Now that the party's over. It's time to send ou thank-you notes. Baltimore can start by blowing a giant kis toward Washington, its not-so-friendly rival to the south.
That's right, Washington -- the city of transplants, the city that lost two major-league teams, the city that reads . . . congressional reports.
"What really turned it around was Edward Bennett Williams making it socially acceptable for the people of Washington to come to Baltimore," former Orioles general manager Frank Cashen said Tuesday night.
"They always resisted it when we had it. The people from Washington and all the people on that side of the Beltway never thought of coming to Baltimore. Now they come out in major numbers."
Cashen, an executive with the New York Mets, was Orioles GM from 1966 to '75. The club won three straight AL titles in that span, but its combined attendance from 1969-1971 was lower than the first-year attendance at Camden Yards by more than 400,000.
The Orioles didn't sell out a single league championship series game in those three years. That's partly because the playoffs were a new creation, but 27,608 for the clincher against the Minnesota Twins in 1970? Camden Yards might not have a crowd that small until the 21st century.
We all know what happened. Orioles Magic in '79. The Colts' departure in '83. And the blackmail by Williams that resulted in the construction of Camden Yards and an All-Star celebration to remember.
Yes, the game would have returned to Memorial Stadium eventually, but the atmosphere wouldn't have been as electric, the city as photogenic, the setting as dramatic.
Downtown Baltimore never looked better than during All-Star Week, and the city is rightly proud. Still, what gets lost in this latest orgy of self-congratulation is the impact of Washington.
Local hard-liners often portray the Washington influence as the beginning of the end for the Orioles as a hometown team. But this would be just another struggling small-market club if it wasn't drawing 25 percent of its fans from D.C. and Virginia.
xTC That much was apparent even before Williams bought the team in '79. Indeed, it wasn't Williams who began the courtship of Washington. It was the local owner before him, Jerry Hoffberger.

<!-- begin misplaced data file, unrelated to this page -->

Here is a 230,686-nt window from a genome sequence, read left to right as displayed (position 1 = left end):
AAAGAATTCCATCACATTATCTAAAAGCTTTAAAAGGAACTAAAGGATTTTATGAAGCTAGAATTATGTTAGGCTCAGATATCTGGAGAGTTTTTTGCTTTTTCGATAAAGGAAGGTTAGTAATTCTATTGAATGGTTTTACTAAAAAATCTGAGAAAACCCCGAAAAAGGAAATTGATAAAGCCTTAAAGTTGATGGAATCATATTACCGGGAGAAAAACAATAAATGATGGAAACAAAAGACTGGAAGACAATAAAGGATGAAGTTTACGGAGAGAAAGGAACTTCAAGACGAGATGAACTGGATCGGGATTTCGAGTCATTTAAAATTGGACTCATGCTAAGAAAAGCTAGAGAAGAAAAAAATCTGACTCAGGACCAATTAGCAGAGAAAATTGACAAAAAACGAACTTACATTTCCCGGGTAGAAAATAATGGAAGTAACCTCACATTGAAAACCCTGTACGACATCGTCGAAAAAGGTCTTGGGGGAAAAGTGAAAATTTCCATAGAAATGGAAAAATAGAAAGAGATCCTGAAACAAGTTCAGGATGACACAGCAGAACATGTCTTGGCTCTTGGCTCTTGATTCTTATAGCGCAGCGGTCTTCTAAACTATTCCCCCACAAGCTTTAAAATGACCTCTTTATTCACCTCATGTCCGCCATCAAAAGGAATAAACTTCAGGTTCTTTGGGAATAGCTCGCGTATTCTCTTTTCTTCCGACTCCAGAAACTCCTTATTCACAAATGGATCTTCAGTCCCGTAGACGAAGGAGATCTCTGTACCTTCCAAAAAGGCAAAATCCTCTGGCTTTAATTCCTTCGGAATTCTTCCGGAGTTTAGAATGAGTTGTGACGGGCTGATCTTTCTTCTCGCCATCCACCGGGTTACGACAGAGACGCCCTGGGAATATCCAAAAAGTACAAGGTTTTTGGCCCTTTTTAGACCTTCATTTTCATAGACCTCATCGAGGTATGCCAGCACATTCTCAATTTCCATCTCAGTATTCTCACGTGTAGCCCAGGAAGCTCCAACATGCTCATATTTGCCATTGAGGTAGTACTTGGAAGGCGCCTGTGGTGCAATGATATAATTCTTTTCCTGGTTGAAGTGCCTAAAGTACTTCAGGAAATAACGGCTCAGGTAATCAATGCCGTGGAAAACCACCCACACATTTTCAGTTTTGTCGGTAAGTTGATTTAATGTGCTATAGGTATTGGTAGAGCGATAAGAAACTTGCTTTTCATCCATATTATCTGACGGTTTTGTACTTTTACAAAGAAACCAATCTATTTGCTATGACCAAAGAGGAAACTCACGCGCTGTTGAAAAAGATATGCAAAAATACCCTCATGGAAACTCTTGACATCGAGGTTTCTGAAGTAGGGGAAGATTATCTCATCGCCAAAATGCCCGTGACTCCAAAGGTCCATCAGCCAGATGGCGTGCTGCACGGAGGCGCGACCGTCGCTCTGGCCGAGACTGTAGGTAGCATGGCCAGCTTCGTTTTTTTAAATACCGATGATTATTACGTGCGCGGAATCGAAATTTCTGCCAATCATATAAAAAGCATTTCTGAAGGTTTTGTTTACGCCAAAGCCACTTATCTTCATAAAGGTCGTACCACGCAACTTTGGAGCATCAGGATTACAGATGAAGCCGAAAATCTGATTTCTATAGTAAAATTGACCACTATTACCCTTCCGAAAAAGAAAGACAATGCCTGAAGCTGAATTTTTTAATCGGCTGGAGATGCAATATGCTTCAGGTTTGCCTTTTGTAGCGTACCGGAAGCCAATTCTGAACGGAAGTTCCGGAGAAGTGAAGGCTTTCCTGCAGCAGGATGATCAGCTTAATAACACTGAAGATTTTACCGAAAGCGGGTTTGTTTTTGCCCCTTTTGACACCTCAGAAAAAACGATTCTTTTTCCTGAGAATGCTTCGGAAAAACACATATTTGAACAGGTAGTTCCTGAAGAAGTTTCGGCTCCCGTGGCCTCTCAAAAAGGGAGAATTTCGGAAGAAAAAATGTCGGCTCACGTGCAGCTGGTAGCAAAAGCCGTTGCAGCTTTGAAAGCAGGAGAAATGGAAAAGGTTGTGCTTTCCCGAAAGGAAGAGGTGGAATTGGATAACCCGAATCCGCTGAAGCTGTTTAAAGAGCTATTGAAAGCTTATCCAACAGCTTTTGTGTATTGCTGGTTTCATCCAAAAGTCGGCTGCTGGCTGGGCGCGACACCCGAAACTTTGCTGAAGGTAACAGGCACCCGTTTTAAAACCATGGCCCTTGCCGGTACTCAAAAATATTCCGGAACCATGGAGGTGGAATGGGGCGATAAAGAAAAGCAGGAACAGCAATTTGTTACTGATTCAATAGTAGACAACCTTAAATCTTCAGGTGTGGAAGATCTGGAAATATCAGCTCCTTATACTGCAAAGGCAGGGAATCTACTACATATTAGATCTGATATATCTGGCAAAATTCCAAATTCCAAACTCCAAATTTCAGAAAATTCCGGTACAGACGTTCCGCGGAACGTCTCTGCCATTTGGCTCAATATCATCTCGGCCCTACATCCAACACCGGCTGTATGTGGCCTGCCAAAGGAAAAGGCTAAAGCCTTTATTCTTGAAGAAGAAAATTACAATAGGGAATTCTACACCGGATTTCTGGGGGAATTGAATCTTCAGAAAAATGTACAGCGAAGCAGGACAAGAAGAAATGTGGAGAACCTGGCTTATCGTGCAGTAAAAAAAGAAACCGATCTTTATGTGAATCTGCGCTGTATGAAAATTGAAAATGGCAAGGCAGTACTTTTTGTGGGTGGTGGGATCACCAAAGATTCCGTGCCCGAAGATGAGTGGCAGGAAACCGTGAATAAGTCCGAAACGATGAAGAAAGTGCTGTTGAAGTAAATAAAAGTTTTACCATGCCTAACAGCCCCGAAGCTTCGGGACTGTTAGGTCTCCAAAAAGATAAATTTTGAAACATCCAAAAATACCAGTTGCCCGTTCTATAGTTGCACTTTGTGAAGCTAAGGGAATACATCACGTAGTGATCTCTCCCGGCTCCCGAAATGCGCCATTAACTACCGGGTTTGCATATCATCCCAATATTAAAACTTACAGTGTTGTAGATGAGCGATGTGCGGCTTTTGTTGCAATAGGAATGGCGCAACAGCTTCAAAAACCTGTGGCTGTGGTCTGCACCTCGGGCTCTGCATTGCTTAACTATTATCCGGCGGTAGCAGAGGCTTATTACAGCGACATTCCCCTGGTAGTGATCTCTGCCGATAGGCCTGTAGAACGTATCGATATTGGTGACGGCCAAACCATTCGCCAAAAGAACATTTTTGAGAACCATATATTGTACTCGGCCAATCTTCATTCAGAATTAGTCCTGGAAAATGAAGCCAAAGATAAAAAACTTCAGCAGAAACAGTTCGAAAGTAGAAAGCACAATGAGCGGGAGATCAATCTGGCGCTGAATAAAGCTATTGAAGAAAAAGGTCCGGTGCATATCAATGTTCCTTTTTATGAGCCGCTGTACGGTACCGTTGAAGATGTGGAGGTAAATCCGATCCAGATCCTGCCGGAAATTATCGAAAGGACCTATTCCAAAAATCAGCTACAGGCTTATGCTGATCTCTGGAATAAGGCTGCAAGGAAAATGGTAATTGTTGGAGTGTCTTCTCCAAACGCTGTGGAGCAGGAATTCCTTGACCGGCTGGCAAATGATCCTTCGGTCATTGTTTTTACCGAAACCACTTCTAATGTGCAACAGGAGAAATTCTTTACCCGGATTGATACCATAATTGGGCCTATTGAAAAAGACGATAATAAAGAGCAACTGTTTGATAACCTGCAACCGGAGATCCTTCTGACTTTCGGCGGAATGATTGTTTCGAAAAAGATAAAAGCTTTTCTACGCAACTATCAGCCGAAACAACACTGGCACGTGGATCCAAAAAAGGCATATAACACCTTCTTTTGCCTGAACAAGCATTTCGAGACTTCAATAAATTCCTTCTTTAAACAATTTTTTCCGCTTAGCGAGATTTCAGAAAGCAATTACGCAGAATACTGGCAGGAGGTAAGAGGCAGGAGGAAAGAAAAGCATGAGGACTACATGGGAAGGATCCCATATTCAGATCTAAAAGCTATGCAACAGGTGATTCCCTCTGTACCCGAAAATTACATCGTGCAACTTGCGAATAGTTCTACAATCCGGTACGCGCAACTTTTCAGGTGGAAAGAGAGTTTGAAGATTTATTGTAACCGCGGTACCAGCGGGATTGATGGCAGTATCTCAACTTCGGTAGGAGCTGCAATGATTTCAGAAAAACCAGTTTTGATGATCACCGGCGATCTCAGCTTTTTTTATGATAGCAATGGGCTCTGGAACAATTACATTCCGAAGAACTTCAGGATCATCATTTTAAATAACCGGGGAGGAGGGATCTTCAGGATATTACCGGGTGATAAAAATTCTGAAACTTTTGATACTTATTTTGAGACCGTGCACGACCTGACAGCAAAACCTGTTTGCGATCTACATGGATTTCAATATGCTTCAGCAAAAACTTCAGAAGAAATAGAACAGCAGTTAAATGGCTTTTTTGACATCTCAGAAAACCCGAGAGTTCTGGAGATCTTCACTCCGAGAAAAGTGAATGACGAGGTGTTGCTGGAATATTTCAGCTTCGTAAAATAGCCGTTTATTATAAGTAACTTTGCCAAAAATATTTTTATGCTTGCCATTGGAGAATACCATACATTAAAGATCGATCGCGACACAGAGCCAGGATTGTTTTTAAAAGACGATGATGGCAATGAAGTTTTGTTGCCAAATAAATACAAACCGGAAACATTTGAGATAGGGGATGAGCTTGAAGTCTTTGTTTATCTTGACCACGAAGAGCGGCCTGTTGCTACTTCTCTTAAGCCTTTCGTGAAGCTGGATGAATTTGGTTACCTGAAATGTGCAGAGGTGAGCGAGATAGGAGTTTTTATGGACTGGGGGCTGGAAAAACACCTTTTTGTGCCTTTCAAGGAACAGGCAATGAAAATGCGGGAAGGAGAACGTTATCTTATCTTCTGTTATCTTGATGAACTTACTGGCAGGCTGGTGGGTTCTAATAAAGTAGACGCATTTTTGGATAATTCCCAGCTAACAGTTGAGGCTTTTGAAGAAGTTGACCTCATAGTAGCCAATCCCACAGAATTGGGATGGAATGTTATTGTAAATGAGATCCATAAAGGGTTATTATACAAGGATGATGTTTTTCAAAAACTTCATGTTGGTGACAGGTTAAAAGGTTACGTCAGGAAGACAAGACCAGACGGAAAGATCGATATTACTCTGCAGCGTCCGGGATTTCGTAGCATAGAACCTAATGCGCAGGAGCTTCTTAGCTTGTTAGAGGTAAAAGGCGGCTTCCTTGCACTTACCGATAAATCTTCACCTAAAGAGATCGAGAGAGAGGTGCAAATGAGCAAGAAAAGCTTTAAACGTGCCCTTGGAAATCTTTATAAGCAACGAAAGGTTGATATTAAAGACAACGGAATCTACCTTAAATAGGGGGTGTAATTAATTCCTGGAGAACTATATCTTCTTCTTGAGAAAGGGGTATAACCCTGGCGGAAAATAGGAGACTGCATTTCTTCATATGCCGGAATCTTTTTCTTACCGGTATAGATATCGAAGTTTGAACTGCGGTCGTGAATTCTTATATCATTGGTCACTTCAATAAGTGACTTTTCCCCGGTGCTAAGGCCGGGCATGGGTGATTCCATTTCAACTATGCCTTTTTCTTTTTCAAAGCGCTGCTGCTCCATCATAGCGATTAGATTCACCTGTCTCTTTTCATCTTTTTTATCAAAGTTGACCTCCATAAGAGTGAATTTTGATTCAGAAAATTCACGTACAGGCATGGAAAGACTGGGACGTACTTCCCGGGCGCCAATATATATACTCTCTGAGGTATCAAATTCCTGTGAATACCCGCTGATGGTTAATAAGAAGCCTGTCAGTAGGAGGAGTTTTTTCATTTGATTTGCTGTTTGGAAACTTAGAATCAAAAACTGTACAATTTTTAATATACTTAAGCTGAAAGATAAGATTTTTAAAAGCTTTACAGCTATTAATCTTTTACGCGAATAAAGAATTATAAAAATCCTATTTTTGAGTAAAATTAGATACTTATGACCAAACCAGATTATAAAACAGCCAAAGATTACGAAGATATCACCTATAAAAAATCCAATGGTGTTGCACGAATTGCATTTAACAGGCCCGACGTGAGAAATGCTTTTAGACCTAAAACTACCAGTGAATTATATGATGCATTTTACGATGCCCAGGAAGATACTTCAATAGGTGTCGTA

"We recognized it had to happen," said Hank Peters, Orioles GM from 1975 to '87. "Free agency was upon us. I could see our market would be in deep trouble unless we started to draw more people.
"Al Harazin and I went down to Washington," Peters continued, referring to the former Orioles executive and Mets GM. "We bought our way onto WTOP -- paid them to carry our games. We established some sales representatives, got some things going."
Williams, of course, took it from there, "pulling out all the stops," Peters said. The expansion of the market took time. But then Camden Yards was built right off I-95, and the Orioles' evolution into a two-headed monster was complete.
Other clubs noticed.
Oh, how they noticed.
"I remember sitting in Ed's office in 1981. He had his controller there. I had mine. We found that the Orioles and Brewers in 1980 were virtually identical. We drew about the same. We had the same kind of operation. They had Hank Peters. We had Harry Dalton.
"What has happened here the past five or six years, it's been absolutely remarkable. I think the Colts leaving was a very dramatic wake-up call here," Selig said. "And I think the use of aggressive marketing in Washington has been very, very helpful."
Selig can only wish he was operating under the same conditions. But the Green Bay Packers aren't going anywhere. And instead of attracting fans from a major city 45 miles away, he competes with two Chicago teams 90 miles to the south.
The Brewers plan to build a new stadium of their own, but it won't have the same impact. Everything happened so quickly in Baltimore. Peters recalls setting an attendance record on Brooks Robinson Day in 1977, then drawing a crowd of 3,000 the next night in the middle of a pennant race.
That was only 16 years ago.
And 45 minutes away.